By the time we were heading home the snow was more or less stopped, the overturned car was being carted away and there was a sense that – the odd yellow weather warning notwithstanding – life might be returning to its normal rhythms soon. It’s been nice to have a bit of enforced downtime, I suppose, especially after a busy start to the year. But I think I’ll be ready to get out on the bike pretty soon. I just hope all the drivers out there concentrate as hard on keeping the rubber side down as I do …


Cat-Ice

January 8, 2018

(I am grateful to Robert Macfarlane’s Word of the day for the description (and the new word) for the contoured-looking ice you see on puddles by the side of the road)

There’s certainly plenty of cat-ice around at the moment as we’ve had a stretch of bright but baltic days – I don’t think today that it really rose above freezing at all

Despite that, and a brewing cold (or indeed, in an attempt to shake it off) I headed out anyway, to get the paper, and take a little detour on the way back to investigate the gritting of the cycle path to the new flagship hospital where nobody can apparently find room in the brand new car park but it’s obviously not a priority to actually make it safe for people to cycle there because oh I give up, when you work out the reasons why, can you let me know …

cycle path with frost

Anyway, as it happens, the cycle path wasn’t too bad – ungritted but dry enough that that didn’t matter. Lulled by this, and the sunny day, and the fact that I had one spiked ice tyre on (albeit the wrong one – if you only put one on it should really be the front wheel but the front wheel has my hub dynamo and so I’d need to actually change the tyre and I’m not sure I can face doing battle with a spiky marathon plus), I pressed on to take the scenic route home rather than sensibly retracing my steps.

I expect you can work out what happened next.

To be fair, I did not technically fall off my bike. I have not come off my bike while riding it since I was in my 20s. I have, once, actually managed to fall off my bike while at a complete standstill at a traffic light in Glasgow, which was as embarassing as it sounds. Today wasn’t quite so embarassing mainly because there was nobody about but me but it was still pretty stupid. I was taking a little back road and as it dipped down into a valley, I came across a gnarly stretch of ice where the road had flooded and then frozen. Even with both ice tyres on, it would have been unrideable because it was rutted and muddy and the ice had broken and then refrozen in great lumps so that the whole road was a mess of ice and running water and great clumps of frozen mud. Instead of getting off I thought I’d get away with scooting along with one foot on the verge, steering through the worst of it. Fine, until you find a patch of, if not cat-ice, at least ice that was not going to support the weight of the boot of a cyclist. My foot went down into the void beneath, the bike tipped, and in that slow-motion yet utterly unstoppable way that these things happen, took me partially down with it.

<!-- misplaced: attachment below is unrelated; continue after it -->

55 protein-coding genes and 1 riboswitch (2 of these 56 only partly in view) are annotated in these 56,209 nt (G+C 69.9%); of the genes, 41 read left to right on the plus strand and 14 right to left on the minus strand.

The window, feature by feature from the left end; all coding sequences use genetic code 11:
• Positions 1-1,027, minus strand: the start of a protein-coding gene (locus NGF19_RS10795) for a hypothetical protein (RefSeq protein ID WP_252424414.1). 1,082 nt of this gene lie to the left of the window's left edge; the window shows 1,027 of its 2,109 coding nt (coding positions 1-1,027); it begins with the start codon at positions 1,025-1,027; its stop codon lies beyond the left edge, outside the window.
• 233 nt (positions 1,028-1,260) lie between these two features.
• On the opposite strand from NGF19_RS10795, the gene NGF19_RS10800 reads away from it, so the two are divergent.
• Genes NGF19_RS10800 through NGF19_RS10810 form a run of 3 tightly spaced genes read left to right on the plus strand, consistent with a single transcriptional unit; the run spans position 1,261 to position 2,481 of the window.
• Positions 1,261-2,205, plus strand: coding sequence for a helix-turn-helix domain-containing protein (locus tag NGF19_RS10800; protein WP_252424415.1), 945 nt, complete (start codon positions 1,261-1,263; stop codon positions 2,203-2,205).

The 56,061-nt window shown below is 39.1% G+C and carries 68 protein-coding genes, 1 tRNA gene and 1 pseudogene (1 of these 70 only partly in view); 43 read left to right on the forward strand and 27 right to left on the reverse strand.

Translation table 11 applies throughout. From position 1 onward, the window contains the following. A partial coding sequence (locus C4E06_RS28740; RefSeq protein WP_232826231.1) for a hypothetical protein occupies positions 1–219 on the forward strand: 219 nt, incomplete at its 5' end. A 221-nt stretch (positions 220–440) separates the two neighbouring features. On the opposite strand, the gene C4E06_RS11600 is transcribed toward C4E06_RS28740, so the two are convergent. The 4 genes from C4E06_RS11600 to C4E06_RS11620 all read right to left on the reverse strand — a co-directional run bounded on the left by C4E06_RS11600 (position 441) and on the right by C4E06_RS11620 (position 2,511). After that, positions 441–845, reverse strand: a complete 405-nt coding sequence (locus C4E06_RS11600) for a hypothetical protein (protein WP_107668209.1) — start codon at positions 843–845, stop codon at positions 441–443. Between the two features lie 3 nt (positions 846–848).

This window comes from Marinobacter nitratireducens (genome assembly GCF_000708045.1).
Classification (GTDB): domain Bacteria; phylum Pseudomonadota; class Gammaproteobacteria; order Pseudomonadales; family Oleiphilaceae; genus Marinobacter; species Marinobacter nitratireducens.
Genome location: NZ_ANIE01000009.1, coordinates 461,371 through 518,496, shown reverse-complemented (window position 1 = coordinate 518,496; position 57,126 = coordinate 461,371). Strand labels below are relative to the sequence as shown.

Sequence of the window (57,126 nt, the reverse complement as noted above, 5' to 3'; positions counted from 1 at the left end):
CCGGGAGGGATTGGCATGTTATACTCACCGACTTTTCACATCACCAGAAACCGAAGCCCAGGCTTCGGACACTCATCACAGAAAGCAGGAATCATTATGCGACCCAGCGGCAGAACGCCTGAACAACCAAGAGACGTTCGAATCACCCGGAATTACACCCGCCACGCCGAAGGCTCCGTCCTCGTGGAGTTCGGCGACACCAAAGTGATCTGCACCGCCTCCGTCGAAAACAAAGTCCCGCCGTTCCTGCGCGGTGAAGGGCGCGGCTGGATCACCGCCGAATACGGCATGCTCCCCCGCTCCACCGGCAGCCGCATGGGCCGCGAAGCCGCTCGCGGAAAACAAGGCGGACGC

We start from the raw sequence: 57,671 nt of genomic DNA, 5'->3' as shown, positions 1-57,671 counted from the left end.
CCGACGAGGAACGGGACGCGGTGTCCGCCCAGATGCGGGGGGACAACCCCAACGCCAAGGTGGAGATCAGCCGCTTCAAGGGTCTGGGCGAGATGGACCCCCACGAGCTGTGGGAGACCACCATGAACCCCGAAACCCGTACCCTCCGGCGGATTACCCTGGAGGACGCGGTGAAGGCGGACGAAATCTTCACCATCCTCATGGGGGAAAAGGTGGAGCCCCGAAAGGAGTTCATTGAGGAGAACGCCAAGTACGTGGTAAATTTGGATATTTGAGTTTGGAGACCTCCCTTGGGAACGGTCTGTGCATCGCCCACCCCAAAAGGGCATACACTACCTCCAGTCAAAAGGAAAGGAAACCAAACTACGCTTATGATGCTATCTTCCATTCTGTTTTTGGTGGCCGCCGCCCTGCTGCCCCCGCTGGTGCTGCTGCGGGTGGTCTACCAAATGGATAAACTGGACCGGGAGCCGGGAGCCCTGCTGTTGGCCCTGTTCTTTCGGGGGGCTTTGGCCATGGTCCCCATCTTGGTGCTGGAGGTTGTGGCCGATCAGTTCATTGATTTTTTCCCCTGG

No harm was done, beyond a skinned knee (the bike was fine, thanks for asking) and some dented pride (that’s why there’s no photo of the wretched ice, because I had passed a walker a minute or so before and I was keen to get away before she came upon me and witnessed my idiocy). And it’s a salutary reminder that doing things by halves never really works – if it’s too icy to cycle it’s not really any safer sculling along with one foot. I should just learn to get off and push the damn thing. Or remember that rural back roads don’t get any more love and attention from the coonsil than the cycle paths.